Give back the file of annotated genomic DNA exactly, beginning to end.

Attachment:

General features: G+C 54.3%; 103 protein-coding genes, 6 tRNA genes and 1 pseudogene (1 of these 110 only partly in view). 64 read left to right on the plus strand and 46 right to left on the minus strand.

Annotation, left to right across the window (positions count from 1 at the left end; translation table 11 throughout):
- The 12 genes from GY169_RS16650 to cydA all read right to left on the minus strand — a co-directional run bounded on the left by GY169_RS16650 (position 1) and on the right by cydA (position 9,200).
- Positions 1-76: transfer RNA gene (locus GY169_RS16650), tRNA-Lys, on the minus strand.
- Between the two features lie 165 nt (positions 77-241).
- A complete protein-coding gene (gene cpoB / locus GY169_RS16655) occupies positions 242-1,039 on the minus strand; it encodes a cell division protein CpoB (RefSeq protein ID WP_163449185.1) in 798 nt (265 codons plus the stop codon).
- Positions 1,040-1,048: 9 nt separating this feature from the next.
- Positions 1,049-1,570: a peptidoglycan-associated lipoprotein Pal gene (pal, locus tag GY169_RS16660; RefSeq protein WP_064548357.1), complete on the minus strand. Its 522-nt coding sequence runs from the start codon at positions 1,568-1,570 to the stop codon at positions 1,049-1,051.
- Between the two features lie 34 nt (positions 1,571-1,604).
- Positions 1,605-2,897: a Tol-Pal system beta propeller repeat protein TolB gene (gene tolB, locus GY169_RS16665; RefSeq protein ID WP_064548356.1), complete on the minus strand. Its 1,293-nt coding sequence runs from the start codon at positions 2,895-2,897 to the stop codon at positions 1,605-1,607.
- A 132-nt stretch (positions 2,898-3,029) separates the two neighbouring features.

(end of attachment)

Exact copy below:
General features: G+C 54.3%; 103 protein-coding genes, 6 tRNA genes and 1 pseudogene (1 of these 110 only partly in view). 64 read left to right on the plus strand and 46 right to left on the minus strand.

Annotation, left to right across the window (positions count from 1 at the left end; translation table 11 throughout):
- The 12 genes from GY169_RS16650 to cydA all read right to left on the minus strand — a co-directional run bounded on the left by GY169_RS16650 (position 1) and on the right by cydA (position 9,200).
- Positions 1-76: transfer RNA gene (locus GY169_RS16650), tRNA-Lys, on the minus strand.
- Between the two features lie 165 nt (positions 77-241).
- A complete protein-coding gene (gene cpoB / locus GY169_RS16655) occupies positions 242-1,039 on the minus strand; it encodes a cell division protein CpoB (RefSeq protein ID WP_163449185.1) in 798 nt (265 codons plus the stop codon).
- Positions 1,040-1,048: 9 nt separating this feature from the next.
- Positions 1,049-1,570: a peptidoglycan-associated lipoprotein Pal gene (pal, locus tag GY169_RS16660; RefSeq protein WP_064548357.1), complete on the minus strand. Its 522-nt coding sequence runs from the start codon at positions 1,568-1,570 to the stop codon at positions 1,049-1,051.
- Between the two features lie 34 nt (positions 1,571-1,604).
- Positions 1,605-2,897: a Tol-Pal system beta propeller repeat protein TolB gene (gene tolB, locus GY169_RS16665; RefSeq protein ID WP_064548356.1), complete on the minus strand. Its 1,293-nt coding sequence runs from the start codon at positions 2,895-2,897 to the stop codon at positions 1,605-1,607.
- A 132-nt stretch (positions 2,898-3,029) separates the two neighbouring features.